It's too early to say categorically that China is experiencing another "warm winter" this year but the world's fourth largest economy is definitely suffering the impact of global warming, a senior meteorological official said on Tuesday.
Qin Dahe, director of the China Meteorological Administration, told a press conference in Beijing that global warming had made extreme weather -- like high temperatures, drought and hurricanes -- more common in China.
A woman and her child walk on a street in Shanghai February 6, 2007. The highest temperature in Shanghai reached 23.4 degrees Celsius on Tuesday, which broke the corresponding record in the past 10 years.
People walk on a street in Shanghai February 6, 2007.
Beijing temperatures reached 10.8 degrees Celsius on Sunday -- the first day of spring according to China's traditional lunar calendar -- and surged to 16 degrees Monday. This is the highest recorded temperature at this time of year for 167 years.
Yulan magnolia trees on Chang'an Boulevard in downtown Beijing -- which normally blossom in late March -- are already in bud.
High temperatures in Beijing at this time of year were "obviously" related to global warming but the final verdict on the city's "warm winter" could only be given at the end of February, Qin said.
Beijing has had 20 "warm winters" -- where average December to February temperatures are at least 0.5 degrees Celsius higher than average -- in a row since 1986.
This year the signs of a warm winter have not been limited to Beijing. In Nanjing, capital of east China's JiangsuProvince, sweet-scented osmanthus are well ahead schedule and already in blossom.
In the northeast the average January temperature was up 4.1 degrees Celsius on the historic norm and increased to 2.7 degrees in the southwestern Qinghai-Tibet Plateau.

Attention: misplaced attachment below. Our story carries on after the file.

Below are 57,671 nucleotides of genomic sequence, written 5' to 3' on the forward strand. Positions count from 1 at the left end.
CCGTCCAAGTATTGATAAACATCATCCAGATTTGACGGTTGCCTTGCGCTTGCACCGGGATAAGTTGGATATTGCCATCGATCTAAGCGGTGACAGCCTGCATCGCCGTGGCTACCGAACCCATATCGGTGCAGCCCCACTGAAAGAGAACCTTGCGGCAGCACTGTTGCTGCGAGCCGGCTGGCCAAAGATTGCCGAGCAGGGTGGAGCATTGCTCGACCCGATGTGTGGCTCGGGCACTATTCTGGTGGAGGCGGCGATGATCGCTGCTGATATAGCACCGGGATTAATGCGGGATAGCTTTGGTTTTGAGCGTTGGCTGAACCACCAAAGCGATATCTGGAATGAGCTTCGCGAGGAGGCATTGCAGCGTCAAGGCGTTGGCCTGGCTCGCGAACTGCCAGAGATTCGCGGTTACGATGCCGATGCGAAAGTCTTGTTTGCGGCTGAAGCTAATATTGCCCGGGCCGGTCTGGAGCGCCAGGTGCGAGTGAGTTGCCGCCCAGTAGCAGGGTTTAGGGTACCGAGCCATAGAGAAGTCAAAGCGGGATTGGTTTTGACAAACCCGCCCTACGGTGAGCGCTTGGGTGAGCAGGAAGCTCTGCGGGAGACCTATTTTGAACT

Qin, referring to the latest report of the Intergovernmental Panel on Climate Change (IPCC), said if a temperature increase of 1.9 to 4.6 degrees continued for a millennium Greenland's ice cap would melt completely and cause sea-levels to rise by seven meters.
Co-chair of the IPCC Working Group I, Qin said because of the influence of human activities the global climate had been warming since 1750. This was evidenced by higher average air and ocean temperatures, widespread melting of snow and ice and rising sea levels.
Last summer's severe drought around Chongqing Municipality in southwest China and typhoons on the east coast had occurred against a backdrop of global warming, he said.
Qin explained that meteorological disasters caused direct economic losses of 200 to 300 billion yuan (US$25.8 to 38.7 billion) in China annually. This was equivalent to 2 percent of the country's gross domestic product.
Greenhouse gas emissions, in particular carbon dioxide discharges, are widely considered to be the prime factor in global warming. China, the world's second largest greenhouse gas emitter after the US, may have to face the challenge of declining grain output and increasingly scarce water resources.
The government has backed the UN brokered Kyoto Protocol and committed itself to improving energy efficiency by cutting its energy consumption by 20 percent per unit of gross domestic product in the period from 2006 to 2010, Qin noted.
China reduced emissions by the equivalent of some 800 million tons of coal between 1991 and 2005. The country's forests, grasslands and natural reserves had helped absorb another 3.06 billion tons, he said.